A weaving gamp is a two-dimensional array of woven patterns. It is used as a tool to examine the interactions that occur at the intersections of each warp and weft variable—color, sett, structure, etc. In the most basic gamps, the variable is the same in both warp and weft. For example, in a classic color gamp, each warp-wise section is a different color. The weft-wise sections follow the identical color order.
This color gamp uses all 9 colors of Gist Yarn’s Ode Alpaca. It’s a 2/2 twill sett at 12 epi on an asymmetrical extended point draw to add a little visual interest. The ends are finished with a hemstitch.
A sampler compares a series of changes in the weft of a fabric, either the colors, the beat, the treadling, or some other element.
This small sampler uses Mallo sett at 15 epi on a small Structo loom. It explored various treadlings including plain weave and twills with different beats (picks per inch). The big lesson learned from this sampler is that because of Mallo’s texture, structure patterns are not easily discernible.
A gamp compares a series of changes made in both the warp and the weft. The diagonal will show the matched pairs—AA, BB and CC. The other squares will combine the variables—AB, BC, CA, etc.
This Duet plain weave sett gamp explores how the hand of the cloth changes at various setts and pick densities. It is sett at 12, 14, 16 and 18 epi and is meticulously beat at 12, 14, 16 and 18 ppi. At 12 epi and 12 ppi (bottom left corner), the cloth is flimsy and translucent, appropriate for a summer shawl or light curtains. At 18 epi and 18 ppi (top right corner), the cloth is dense and stiffer, appropriate perhaps for a tablecloth.
This color gamp explores a 6-color palette of Duet yarns. It is sett at 16 epi for a 2/2 twill.
This gamp combines all five of Gist’s in-house yarns. The yarns from left to right and top to bottom are Mallo, Array, Ode, Duet and Beam. Each square was 3” in the reed. To determine the sett for each section, I made a chart of all the yarns and chose an appropriate twill sett for each section based on the wraps per inch. Various shades and tints of gray show contrast without the distraction of color. Note the differential shrinkage in the rows and columns, which results from wet finishing. The Array shrunk significantly more than the others, while the Ode shrunk very little, creating a bump in the center of the gamp.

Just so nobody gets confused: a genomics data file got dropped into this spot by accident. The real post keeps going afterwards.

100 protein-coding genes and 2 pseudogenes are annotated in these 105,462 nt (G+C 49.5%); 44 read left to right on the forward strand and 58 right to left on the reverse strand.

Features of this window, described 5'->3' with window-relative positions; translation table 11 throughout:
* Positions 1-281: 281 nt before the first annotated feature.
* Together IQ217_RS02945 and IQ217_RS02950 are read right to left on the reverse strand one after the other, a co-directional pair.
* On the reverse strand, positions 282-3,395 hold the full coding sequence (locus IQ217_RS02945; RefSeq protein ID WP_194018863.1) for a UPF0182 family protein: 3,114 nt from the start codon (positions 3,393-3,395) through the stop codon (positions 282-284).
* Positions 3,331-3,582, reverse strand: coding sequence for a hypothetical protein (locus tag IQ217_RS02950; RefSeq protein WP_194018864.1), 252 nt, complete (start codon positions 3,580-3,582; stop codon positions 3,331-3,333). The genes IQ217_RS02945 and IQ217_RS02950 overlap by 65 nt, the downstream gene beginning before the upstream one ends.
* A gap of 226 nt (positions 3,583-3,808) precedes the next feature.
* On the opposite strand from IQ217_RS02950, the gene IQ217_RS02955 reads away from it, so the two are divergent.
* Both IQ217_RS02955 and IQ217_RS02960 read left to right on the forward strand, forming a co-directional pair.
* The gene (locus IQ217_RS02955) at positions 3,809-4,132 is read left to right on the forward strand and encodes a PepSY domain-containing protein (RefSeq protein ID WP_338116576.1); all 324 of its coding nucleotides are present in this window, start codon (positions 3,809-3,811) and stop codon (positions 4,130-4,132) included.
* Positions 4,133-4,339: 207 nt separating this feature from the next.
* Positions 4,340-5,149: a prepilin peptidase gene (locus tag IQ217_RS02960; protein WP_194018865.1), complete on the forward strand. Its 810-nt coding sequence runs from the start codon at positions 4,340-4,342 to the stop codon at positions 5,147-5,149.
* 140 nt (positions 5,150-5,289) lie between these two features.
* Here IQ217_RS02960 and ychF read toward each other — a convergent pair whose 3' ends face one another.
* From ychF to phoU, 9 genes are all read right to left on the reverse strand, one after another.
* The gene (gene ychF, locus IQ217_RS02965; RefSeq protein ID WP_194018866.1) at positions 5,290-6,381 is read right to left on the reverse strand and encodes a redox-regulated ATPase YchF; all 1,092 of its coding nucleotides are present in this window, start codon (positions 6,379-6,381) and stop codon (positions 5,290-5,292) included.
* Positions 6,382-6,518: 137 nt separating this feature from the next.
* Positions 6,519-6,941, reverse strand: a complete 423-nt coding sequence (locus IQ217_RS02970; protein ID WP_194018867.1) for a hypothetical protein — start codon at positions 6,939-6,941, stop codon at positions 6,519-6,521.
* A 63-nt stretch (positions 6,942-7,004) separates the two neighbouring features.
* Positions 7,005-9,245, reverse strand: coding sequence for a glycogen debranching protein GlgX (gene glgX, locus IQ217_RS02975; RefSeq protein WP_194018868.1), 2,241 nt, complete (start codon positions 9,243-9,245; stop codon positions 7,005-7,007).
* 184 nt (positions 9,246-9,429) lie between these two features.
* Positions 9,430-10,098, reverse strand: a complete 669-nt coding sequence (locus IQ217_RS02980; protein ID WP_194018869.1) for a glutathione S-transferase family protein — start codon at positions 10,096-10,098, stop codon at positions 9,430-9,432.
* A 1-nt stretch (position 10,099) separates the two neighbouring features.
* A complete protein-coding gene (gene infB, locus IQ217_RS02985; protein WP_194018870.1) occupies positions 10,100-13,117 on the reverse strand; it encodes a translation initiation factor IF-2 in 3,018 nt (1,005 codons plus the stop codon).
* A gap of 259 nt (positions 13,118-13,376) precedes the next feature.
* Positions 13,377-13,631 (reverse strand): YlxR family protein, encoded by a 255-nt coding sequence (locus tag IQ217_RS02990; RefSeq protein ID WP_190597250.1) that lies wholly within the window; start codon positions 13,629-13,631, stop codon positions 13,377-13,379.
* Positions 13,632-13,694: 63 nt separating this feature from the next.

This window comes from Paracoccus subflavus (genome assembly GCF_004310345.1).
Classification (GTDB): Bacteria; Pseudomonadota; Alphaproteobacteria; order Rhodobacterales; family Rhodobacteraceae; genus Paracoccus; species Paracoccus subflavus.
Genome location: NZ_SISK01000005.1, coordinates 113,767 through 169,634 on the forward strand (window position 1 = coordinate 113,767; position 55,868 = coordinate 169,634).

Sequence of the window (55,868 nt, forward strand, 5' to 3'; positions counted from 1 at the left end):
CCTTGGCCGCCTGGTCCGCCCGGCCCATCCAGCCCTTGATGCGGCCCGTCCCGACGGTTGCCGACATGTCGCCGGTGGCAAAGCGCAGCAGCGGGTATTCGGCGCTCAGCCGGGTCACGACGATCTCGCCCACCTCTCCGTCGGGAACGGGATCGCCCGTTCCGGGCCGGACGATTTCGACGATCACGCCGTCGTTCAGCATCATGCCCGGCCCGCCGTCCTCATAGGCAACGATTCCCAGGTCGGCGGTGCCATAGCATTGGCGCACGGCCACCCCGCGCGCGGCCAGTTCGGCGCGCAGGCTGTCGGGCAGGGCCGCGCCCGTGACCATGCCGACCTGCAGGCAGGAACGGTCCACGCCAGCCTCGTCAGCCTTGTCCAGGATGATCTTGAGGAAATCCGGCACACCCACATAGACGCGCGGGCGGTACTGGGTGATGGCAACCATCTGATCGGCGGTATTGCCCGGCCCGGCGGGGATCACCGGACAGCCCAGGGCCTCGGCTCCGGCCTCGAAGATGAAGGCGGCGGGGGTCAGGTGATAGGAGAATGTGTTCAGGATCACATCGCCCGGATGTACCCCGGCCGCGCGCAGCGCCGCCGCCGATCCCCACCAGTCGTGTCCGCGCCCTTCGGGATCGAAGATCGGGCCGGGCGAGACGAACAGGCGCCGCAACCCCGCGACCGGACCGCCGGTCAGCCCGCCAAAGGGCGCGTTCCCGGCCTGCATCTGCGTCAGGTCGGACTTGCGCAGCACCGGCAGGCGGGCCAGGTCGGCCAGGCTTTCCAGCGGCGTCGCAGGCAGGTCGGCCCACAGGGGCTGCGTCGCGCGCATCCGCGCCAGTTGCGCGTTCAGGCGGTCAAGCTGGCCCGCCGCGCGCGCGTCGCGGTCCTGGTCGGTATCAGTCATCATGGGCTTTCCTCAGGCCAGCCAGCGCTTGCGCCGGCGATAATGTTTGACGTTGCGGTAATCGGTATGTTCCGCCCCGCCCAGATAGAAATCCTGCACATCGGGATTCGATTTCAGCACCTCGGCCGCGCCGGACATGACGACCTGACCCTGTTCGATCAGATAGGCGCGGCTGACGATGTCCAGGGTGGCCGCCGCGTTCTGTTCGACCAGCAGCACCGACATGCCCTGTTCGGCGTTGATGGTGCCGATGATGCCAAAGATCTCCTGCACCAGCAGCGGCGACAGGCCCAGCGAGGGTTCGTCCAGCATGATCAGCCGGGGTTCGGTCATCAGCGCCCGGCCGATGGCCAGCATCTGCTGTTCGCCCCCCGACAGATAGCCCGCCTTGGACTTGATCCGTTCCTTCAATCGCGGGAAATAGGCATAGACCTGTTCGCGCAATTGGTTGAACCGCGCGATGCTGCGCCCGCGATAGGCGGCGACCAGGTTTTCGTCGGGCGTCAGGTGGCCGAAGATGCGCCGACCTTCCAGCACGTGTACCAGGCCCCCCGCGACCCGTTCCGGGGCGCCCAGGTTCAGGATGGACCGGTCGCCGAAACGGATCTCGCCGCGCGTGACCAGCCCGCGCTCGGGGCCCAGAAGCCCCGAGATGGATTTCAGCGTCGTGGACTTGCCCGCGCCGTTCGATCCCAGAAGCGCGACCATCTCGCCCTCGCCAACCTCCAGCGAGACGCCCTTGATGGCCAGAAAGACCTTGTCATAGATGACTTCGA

* WPI is measured twice—once with the threads just touching, and once with the threads tightly packed together.
** Plain weave setts and twill setts are based on my own WPI measurements.
The most basic use of a gamp is as a study piece, just to explore. But what if you are one of those people who likes to do more with your handwovens than hang them in a closet to look at sometime later?
Whatever you do with it, once you’ve gotten the information you need from your gamp, record it and then get creative!
And what about the thrums? One of the arguments against gamps is that they can have as much (or more) loom waste as they do actual weaving length. One of my favorite uses of gamp thrums is planning the next project I’m going to make with that yarn.
After making the Duet color gamp using a range of neutrals and seeing how the colors play with each other, I used the thrums to make color wraps to plan the stripes for a future project. The stripes here are based on the Fibonacci series.
Too many variables muddy the waters and make it hard to discern what the effect of any single change might be. Keep your gamp simple. The goal is to generate a useful tool. If I think I want to examine more than one variable, I might warp enough yarn for 2 gamp lengths. For example, I might sley at several different setts, weave a plain weave gamp, re-sley the warp to better accommodate twills, and then weave a twill gamp.
If the squares are too small, you may not be able to really distinguish the changes. In a sett gamp, for example, one goal is to get a sense of the hand of the fabric at each density. A tiny 1” square won’t be big enough to feel each section.
Subtle changes in a pattern or sett might be hard to see if the sections are not delineated. Using a different color yarn to frame each square can often make the difference between being able to measure a result and just getting an impression.
It’s easy to beat at whatever happens naturally on your loom - with your beater, your tension, and your arm muscle. It’s more challenging to beat a piece exactly square to your epi. However, usually you’ll want to take extra care to make your gamp blocks square both in epi/ppi and in its dimensions. I frequently have to unweave and reweave in order to get the correct beat on a gamp. Remember also, to get the most accurate numbers, let the tension off your warp before you measure and count.
To truly see how yarns in a piece of cloth will interact, they should be wet finished. Record the shrinkage, noting how the fabric fulls, the opacity, and the texture after finishing.
Penny Lacroix is a weaver, spinner, learner, teacher, historian and lover of all things fiber. When she’s not actively learning something, she’s sharing with others in one way or another—making something by hand, demonstrating at historic events, or teaching a class. With past careers as an engineer, a mom, a museum educator and a museum director, combined with her hobby as a historical reenactor, her worlds interweave in the creation of textiles and the study of historic textile tools. She is active in several guilds and fiber groups near her home base in Massachusetts. Photos by Dan Lacroix.